The cinereous vulture is distinctly dark, with the whole body being brown excepting the pale head in adults, which is covered in fine blackish down. This down is absent in the closely related lappet-faced vulture (Torgos tracheliotos). The skin of the head and neck is bluish-gray and a paler whitish color above the eye. The adult has brown eyes, a purplish cere, a blue-gray bill and pale blue-gray legs. The primary quills are often actually black. From a distance, flying birds can easily appear all black. The immature plumage is sepia-brown above, with a much paler underside than in adults. Immature cinereous vultures have grey down on the head, a pale mauve cere and grey legs. The massive bill is one of the largest of any living accipiterid, a feature enhanced by the relatively small skull of the species. The exposed culmen of the cinereous vulture measures 8–9 cm (3.1–3.5 in). Only their cousin, the lappet-faced vulture, with a bill length of up to about 10 cm (3.9 in), can rival or outsize the bill of the cinereous. The wings, with serrated leading edges, are held straight or slightly arched in flight and are broad, sometimes referred to as "barn door wings". Their flight is slow and buoyant, with deep, heavy flaps when necessary. The combination of huge size and dark coloration renders the cinereous vulture relatively distinct, especially against smaller raptors such as eagles or buzzards. The most similar-shaped species, the lappet-faced vulture (with which there might be limited range overlap in the southern Middle East), is distinguished by its bare, pinkish head and contrasting plumage. On the lappet-face, the thighs and belly are whitish in adult birds against black to brownish over the remainder of the plumage. All potential Gyps vultures are distinguished by having paler, often streaky plumage, with bulging wing primaries giving them a less evenly broad-winged form. Cinereous vultures are generally very silent, with a few querulous mewing, roaring or guttural cries solely between adults and their offspring at the nest site.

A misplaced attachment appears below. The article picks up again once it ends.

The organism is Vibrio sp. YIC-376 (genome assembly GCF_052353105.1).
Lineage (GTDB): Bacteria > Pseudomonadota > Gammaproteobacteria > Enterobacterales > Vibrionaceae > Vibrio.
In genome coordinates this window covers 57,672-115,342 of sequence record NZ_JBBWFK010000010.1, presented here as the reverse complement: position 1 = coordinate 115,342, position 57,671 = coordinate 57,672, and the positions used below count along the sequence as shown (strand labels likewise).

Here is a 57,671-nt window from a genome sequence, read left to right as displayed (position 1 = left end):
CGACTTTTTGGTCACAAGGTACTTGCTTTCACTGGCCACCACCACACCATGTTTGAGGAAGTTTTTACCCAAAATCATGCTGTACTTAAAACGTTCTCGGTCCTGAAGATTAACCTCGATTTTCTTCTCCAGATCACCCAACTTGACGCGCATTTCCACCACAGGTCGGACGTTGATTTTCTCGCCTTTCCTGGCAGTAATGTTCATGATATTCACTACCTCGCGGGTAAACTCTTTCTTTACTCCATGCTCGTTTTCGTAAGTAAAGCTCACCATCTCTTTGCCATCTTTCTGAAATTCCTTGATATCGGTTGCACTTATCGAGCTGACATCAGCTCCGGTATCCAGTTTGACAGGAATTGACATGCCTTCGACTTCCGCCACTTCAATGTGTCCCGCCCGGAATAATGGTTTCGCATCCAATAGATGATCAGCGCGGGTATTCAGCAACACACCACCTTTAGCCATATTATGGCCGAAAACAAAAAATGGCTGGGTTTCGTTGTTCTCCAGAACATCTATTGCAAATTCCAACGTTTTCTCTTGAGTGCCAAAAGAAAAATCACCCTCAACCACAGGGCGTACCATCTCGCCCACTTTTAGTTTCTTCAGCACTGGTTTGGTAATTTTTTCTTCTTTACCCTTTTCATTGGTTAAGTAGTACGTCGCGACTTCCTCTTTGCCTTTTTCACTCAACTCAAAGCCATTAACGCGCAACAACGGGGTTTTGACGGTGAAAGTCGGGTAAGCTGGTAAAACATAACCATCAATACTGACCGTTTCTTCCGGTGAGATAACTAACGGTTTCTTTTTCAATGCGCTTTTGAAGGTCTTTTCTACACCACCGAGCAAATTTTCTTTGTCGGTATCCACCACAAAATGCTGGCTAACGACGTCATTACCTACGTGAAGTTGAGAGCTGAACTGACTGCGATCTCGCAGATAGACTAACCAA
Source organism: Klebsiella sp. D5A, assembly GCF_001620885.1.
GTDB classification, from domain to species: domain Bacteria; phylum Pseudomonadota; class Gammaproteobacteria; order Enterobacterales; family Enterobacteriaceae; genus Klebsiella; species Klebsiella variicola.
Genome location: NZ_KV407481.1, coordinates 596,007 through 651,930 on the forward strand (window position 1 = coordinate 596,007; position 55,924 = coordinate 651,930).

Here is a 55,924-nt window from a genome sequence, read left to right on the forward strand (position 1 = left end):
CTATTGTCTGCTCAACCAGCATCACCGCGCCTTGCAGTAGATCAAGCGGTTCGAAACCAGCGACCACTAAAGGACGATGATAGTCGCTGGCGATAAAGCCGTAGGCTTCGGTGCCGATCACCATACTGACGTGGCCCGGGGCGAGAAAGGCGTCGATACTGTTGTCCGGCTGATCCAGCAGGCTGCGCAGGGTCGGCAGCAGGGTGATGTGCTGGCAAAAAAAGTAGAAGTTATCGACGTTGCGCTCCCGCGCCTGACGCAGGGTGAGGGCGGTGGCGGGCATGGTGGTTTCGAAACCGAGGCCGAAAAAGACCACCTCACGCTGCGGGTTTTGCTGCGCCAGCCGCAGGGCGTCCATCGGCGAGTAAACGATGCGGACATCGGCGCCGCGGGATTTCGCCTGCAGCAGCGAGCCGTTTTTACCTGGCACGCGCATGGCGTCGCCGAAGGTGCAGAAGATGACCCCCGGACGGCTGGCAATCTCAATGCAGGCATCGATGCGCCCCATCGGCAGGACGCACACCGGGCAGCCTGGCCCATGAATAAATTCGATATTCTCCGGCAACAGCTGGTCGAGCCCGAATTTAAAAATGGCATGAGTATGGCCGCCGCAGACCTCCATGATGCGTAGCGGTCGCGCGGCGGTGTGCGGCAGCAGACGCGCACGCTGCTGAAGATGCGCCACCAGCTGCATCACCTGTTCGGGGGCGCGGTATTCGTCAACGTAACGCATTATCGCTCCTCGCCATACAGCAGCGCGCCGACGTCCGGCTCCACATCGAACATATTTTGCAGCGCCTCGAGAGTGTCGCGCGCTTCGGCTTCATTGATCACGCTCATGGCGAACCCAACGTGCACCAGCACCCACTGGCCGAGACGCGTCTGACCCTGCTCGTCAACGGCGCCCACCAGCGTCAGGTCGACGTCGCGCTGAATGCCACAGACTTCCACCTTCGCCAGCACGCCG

Distribution and habitat
The cinereous vulture is a Eurasian species. The western limits of its range are in Spain and inland Portugal, with a reintroduced population in south France. They are found discontinuously to Greece, Turkey and throughout the central Middle East. Their range continues through Afghanistan eastwards to northern India to its eastern limits in central Asia, where they breed in northern Manchuria, Mongolia and Korea. Their range is fragmented especially throughout their European range. It is generally a permanent resident except in those parts of its range where hard winters cause limited altitudinal movement and for juveniles when they reach breeding maturity. In the eastern limits of its range, birds from the northernmost reaches may migrate down to southern Korea and China. A limited migration has also been reported in the Middle East but is not common.